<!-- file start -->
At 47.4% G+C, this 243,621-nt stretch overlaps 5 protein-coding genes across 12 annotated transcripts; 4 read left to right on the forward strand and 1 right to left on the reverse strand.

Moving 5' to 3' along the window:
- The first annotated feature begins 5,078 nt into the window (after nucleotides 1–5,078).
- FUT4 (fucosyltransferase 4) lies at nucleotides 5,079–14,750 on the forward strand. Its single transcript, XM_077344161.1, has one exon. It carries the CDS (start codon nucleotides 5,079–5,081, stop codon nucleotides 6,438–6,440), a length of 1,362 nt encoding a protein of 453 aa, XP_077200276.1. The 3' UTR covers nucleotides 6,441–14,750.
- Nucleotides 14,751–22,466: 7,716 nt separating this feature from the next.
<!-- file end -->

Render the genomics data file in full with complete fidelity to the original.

At 47.4% G+C, this 243,621-nt stretch overlaps 5 protein-coding genes across 12 annotated transcripts; 4 read left to right on the forward strand and 1 right to left on the reverse strand.

Moving 5' to 3' along the window:
- The first annotated feature begins 5,078 nt into the window (after nucleotides 1–5,078).
- FUT4 (fucosyltransferase 4) lies at nucleotides 5,079–14,750 on the forward strand. Its single transcript, XM_077344161.1, has one exon. It carries the CDS (start codon nucleotides 5,079–5,081, stop codon nucleotides 6,438–6,440), a length of 1,362 nt encoding a protein of 453 aa, XP_077200276.1. The 3' UTR covers nucleotides 6,441–14,750.
- Nucleotides 14,751–22,466: 7,716 nt separating this feature from the next.